Oklahoma passes toughest abortion ban; services to stop

OKLAHOMA CITY (AP) — Oklahoma lawmakers on Thursday approved a bill banning all abortions with few exceptions, and providers said they would stop performing the procedure as soon as the governor signs it into law. latest example of the GOP’s national push to restrict access to what’s been a constitutional right for nearly half a century.

Oklahoma lawmakers have already passed half a dozen anti-abortion measures this year, and while abortion providers across the country are bracing for the possibility that the new conservative majority on the US Supreme Court- United further restricts the practicethis was particularly the case in Oklahoma and Texas.

Two of Oklahoma’s four abortion clinics have already stopped offering abortions after the governor signed a six-week ban earlier this month, and an attorney for the other two independent clinics said Thursday they would no longer offer services once the bill is signed into law. The bill is likely to reach Governor Kevin Stitt’s desk early next week, and the first-term Republican re-election contender has already said he will sign any anti-abortion bill the legislature gives him. would send. It would take effect immediately upon signing.

“This bill could take effect at any time, and once it does, anyone can sue the clinic, the doctors, anyone else involved in providing an abortion in Oklahoma,” a said Rabia Muqaddam, an attorney for the Center for Reproductive. Rights, which represents Oklahoma clinics in legal challenges against several proposed new anti-abortion laws.

The bills are part of an aggressive push in Republican-led states across the country to reduce the right to abortion. It follows a leaked draft notice from the country’s High Court that suggests judges are considering watering down or overturning the landmark Roe v. Wade who legalized abortion nearly 50 years ago.

The law project by Collinsville Rep. Wendi Stearman would ban all abortions except to save the life of a pregnant woman or if the pregnancy is the result of rape or incest that has been reported to law enforcement.

“Is our goal to defend the right to life or not? Stearman asked his colleagues before the bill passed by a vote of 73 to 16, mostly along party lines.

The bill specifically allows doctors to remove an ‘unborn child caused by spontaneous abortion’ or miscarriage, or to remove an ectopic pregnancy, a life-threatening emergency that occurs when a fertilized egg implants. outside the uterus, often in a fallopian tube. and early in pregnancy.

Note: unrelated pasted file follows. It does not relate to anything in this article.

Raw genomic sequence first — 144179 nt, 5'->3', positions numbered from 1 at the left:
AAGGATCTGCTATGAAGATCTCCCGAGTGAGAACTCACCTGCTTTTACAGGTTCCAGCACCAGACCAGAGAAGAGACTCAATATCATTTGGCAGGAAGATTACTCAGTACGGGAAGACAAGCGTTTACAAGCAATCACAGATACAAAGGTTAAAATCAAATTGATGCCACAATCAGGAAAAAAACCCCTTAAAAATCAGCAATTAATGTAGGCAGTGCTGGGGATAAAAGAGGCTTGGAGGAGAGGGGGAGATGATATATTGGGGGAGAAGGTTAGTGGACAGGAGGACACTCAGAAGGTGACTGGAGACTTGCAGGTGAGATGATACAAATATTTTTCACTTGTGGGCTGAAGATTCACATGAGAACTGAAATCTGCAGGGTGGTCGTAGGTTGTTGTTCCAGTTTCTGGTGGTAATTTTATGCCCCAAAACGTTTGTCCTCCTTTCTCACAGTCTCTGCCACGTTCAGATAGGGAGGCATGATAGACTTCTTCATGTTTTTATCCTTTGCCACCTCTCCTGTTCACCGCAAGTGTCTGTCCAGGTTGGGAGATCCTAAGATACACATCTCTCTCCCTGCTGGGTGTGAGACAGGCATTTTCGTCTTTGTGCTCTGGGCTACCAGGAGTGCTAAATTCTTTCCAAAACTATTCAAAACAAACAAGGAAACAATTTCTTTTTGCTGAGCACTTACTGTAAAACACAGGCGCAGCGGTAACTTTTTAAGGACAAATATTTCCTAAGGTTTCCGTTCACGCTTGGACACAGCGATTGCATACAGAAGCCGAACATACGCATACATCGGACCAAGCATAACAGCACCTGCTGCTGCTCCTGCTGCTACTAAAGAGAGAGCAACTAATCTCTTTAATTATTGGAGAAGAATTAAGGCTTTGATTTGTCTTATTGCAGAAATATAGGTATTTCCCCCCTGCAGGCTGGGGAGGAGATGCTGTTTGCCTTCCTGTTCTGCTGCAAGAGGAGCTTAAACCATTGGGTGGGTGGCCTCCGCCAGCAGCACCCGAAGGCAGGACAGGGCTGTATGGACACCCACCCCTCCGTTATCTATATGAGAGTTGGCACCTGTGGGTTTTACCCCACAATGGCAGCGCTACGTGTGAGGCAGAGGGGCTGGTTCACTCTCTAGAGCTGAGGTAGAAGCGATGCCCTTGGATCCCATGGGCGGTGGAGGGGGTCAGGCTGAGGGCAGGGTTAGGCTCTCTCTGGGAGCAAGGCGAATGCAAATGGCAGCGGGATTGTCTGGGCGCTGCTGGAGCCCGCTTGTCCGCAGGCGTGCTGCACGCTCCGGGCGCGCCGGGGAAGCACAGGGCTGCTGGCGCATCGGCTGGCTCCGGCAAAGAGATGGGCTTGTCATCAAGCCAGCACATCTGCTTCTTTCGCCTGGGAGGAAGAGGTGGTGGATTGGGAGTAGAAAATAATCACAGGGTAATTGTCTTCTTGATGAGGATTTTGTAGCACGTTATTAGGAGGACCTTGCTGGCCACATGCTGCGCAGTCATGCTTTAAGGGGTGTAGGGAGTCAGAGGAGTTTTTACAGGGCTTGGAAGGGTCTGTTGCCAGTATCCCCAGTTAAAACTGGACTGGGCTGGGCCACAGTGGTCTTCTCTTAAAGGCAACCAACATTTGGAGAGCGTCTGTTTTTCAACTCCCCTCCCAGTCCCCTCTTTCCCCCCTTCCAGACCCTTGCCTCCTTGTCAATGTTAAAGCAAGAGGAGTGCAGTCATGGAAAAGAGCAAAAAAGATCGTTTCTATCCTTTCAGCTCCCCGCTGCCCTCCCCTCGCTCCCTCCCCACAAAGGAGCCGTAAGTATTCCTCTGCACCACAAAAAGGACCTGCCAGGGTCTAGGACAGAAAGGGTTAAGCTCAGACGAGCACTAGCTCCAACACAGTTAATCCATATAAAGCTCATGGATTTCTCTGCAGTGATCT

Since all abortion clinics in the state would have to stop offering services, it’s unclear where a woman qualifying under one of these exemptions would go to get an abortion, as providers say that many doctors would be afraid to break the law.

The bill also does not apply to the use of Plan B, other morning-after pills, or any type of birth control.

Since the bill defines an “unborn child” as a human fetus or embryo at any stage of gestation, from fertilization to birth, it should not apply to in vitro fertilization , which is when eggs are fertilized in the lab before being transferred to a woman’s uterus, said Oklahoma City fertility specialist Dr. Eli Reshef.

“(The bill) doesn’t criminalize what we’re doing,” Reshef said. “Regardless of our position on abortion, we are not concerned that the bill will harm our particular profession.”

The bill is one of at least three anti-abortion bills sent to Stitt this year. Another abortion bill similar to a Texas bill passed last year that bans the procedure after heart activity is detected in the embryo, which experts say is about six weeks, has already gone into effect and has already significantly curtailed the practice in Oklahoma. Another bill due to come into force this summer would make it a crime to perform an abortion, punishable by 10 years in prison. This bill contains no exception for rape or incest.

“At this point, we are preparing for the most restrictive environment politicians can create: a complete abortion ban with probably no exceptions,” said Emily Wales, interim president and CEO of Planned Parenthood. Great Plains, which stopped offering abortions at two of its Oklahoma clinics after the six-week ban went into effect earlier this month. “This is the worst-case scenario for abortion care in the state of Oklahoma.”

Like the Texas law, the Oklahoma bill would allow private citizens to sue abortion providers or anyone who helps a woman get an abortion. After the United States Supreme Court authorized this mechanism to stay in place, other Republican-led states sought to copy Texas’ ban. Governor of Idaho signed the first imitation measure in March, although it was temporarily blocked by the state Supreme Court.

After Texas passed its bill last year, there was a dramatic reduction in the number of abortions performed in that state, with many women traveling to Oklahoma. and other surrounding states for the procedure.

There are ongoing legal challenges in Oklahoma to both the bill to criminalize abortion and the six-week ban in Texas, which could yet be halted, but the courts have not yet now failed to do so.

The number of abortions performed each year in Oklahoma has declined steadily over the past two decades, from more than 6,200 in 2002 to 3,737 in 2020, the fewest in more than 20 years, according to data from the Department of Oklahoma State Health. In 2020, before the Texas law was passed, approximately 9% of abortions performed in Oklahoma were to Texas women.

In the first four months after the Texas law took effect last September, abortions at clinics in the state fell an average of 46% from the same period a year earlier. But studies have also found a surge in the number of Texas women ordering abortion pills by mail and traveling out of state to have abortions.

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